Trinity, professional hacker [from The Matrix]
The line between cars and computers has begun to blur, leaving tech geeks like us giddy. In-car internet, real-time eco-driving feedback, social media apps: they're all great things, and they point to a day when gearheads and propellerheads will be wearing the same hat. But there is, in fact, a downside to all this seamless connectivity, this networking of transportation. In fact, there are thousands of downsides, and they could be living right next door: hackers.
Movies have done a great job of showing the havoc that out-of-control computers can wreak. Think of 2001, War Games, or everyone's favorite fembot masterpiece, the original Stepford Wives: in each scenario, systems run amok and cause major problems for the protagonists. So why shouldn't we expect glitches in our increasingly computerized real-world rides? Clearly, we should.
As our colleagues at TCC mentioned, scientists from the University of Washington and the University of California, San Diego will present a paper this week entitled “Experimental Security Analysis of a Modern Automobile”. In it, they accuse the auto industry of not learning from the mistakes of the personal computing sector and failing to provide adequate safeguards for in-car computers.
To make their point, scientists hacked into computer systems and gained remote control of a vehicle -- while it was in motion. As they state in the paper, "We demonstrate the ability to adversarially control a wide range of automotive functions and completely ignore driver input — including disabling the brakes, selectively braking individual wheels on demand, stopping the engine, and so on." The scientists also created and implanted viruses into onboard computers and successfully erased evidence of tampering.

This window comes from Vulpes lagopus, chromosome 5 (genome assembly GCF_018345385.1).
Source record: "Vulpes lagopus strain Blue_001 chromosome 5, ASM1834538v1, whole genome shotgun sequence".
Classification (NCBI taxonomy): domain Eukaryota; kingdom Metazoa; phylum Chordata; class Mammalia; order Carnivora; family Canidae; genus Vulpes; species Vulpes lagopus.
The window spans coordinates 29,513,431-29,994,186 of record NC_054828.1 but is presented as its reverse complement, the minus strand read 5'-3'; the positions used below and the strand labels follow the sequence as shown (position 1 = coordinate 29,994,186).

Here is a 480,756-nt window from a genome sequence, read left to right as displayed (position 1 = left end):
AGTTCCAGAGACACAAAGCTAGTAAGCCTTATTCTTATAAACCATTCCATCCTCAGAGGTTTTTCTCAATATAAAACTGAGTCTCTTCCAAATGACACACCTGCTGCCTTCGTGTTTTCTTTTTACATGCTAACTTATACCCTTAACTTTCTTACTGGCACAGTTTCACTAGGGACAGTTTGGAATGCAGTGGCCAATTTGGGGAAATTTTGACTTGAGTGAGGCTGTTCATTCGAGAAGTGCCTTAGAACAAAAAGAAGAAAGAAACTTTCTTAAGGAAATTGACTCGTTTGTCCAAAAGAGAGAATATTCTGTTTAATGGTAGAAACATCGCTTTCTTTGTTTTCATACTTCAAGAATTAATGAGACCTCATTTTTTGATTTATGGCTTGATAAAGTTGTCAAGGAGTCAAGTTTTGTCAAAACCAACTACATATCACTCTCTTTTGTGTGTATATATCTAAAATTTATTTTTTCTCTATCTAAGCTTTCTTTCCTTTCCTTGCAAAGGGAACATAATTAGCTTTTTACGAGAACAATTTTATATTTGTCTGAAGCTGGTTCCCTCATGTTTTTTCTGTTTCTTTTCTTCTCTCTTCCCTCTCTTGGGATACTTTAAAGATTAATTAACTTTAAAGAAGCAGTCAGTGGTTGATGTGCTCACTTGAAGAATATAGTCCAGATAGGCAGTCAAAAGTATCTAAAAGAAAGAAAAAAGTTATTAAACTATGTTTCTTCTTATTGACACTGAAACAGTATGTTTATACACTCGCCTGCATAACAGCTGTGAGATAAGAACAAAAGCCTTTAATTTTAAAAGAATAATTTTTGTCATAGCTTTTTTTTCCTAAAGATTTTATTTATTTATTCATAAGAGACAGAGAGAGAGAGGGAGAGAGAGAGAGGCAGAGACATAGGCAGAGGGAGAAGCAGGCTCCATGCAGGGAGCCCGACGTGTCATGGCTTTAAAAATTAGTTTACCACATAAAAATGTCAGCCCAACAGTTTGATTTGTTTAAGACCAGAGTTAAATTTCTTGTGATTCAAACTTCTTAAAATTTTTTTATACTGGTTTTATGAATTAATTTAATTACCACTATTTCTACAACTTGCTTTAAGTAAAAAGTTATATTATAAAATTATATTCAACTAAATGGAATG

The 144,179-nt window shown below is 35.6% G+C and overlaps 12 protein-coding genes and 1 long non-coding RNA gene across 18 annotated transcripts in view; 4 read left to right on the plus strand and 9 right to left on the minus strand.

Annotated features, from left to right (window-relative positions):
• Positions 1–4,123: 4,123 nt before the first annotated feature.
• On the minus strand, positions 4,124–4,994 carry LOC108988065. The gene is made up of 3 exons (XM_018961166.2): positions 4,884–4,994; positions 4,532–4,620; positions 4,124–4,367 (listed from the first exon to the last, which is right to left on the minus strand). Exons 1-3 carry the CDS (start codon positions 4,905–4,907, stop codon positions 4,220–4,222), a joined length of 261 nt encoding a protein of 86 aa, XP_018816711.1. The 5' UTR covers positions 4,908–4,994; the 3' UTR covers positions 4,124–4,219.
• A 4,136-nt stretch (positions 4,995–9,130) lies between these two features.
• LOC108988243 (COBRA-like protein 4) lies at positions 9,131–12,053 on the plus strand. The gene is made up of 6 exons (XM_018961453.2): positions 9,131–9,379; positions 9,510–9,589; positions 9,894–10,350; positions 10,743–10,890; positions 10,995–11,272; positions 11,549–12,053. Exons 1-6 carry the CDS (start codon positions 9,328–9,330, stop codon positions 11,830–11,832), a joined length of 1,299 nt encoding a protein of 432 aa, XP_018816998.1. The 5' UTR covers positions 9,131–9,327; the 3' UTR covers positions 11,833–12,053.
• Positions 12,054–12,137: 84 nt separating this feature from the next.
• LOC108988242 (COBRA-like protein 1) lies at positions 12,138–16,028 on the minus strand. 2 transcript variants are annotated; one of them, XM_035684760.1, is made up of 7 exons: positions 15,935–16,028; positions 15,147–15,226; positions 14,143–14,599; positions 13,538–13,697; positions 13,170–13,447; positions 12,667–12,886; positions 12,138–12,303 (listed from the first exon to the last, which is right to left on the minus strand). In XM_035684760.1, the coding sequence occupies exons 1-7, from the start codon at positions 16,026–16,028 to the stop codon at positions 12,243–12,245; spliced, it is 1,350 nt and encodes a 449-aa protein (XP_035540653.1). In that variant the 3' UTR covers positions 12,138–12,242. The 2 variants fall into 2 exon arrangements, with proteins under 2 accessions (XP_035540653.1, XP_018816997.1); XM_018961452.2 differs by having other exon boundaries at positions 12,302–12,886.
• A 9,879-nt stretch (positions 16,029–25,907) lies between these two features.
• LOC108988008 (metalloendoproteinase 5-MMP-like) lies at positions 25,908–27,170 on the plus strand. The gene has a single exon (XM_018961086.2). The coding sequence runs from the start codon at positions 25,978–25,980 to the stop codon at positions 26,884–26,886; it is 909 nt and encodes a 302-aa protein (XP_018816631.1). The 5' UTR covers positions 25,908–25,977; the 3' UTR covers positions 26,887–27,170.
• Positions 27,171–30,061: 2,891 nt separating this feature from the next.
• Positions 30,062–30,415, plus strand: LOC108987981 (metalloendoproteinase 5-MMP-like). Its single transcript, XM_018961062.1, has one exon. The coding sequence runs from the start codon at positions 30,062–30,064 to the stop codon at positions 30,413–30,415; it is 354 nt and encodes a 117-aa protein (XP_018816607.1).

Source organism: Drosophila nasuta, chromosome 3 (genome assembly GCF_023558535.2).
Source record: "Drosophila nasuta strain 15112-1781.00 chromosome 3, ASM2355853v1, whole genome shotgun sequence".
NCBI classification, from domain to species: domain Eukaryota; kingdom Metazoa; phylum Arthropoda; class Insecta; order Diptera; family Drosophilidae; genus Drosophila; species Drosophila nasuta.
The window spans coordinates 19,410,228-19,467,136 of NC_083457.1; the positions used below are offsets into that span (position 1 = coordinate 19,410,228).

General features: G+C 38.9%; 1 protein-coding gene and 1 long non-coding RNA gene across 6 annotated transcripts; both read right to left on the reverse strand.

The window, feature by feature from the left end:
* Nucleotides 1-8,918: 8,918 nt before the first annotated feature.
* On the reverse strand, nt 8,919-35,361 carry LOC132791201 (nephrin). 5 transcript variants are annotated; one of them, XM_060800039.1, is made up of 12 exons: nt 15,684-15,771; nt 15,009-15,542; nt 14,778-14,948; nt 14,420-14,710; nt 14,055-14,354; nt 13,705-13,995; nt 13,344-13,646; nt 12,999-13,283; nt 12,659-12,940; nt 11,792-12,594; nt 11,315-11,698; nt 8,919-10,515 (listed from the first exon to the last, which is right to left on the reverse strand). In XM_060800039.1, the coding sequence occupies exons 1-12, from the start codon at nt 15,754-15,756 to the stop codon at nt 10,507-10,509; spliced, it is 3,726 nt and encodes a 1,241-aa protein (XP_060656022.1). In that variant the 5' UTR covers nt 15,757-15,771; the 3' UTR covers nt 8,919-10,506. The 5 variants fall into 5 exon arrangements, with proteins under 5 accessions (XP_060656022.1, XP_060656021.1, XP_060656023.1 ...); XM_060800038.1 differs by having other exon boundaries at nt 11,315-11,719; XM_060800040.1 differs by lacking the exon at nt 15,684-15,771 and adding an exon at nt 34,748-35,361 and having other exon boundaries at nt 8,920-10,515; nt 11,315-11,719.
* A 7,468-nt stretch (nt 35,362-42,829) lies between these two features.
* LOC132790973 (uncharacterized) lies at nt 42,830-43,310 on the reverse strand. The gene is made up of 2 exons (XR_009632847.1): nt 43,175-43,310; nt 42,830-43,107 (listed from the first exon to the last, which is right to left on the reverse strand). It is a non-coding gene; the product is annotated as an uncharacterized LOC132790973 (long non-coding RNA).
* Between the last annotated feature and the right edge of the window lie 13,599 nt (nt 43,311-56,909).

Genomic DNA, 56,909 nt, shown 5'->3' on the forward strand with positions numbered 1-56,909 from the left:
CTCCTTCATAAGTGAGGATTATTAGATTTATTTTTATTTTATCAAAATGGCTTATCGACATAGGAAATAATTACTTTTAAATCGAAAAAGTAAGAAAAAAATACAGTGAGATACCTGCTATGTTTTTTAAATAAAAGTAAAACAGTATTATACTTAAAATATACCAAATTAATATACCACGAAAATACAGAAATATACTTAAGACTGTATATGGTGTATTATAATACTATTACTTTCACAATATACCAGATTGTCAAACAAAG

In other words, apart from the normal worries we have about internet security -- like theft of financial data and personal identity -- now we have to be concerned for our physical safety, too? Ugh. That's not how we like to kick off our Tuesdays.
Frankly, we're a little surprised that we haven't seen more hacking on mobile devices, either through apps or through the mobile web. Maybe that's because the market and possibilities aren't worth hackers' time just yet. Rest assured, though: that will change, and of course, the danger will migrate to automobiles tricked out with apps of their own and web-ready telematics systems. We're hopeful that handset makers and automakers will both create systems to oversee web standards for their devices and get ahead of the hackers. In fact, we insist on it.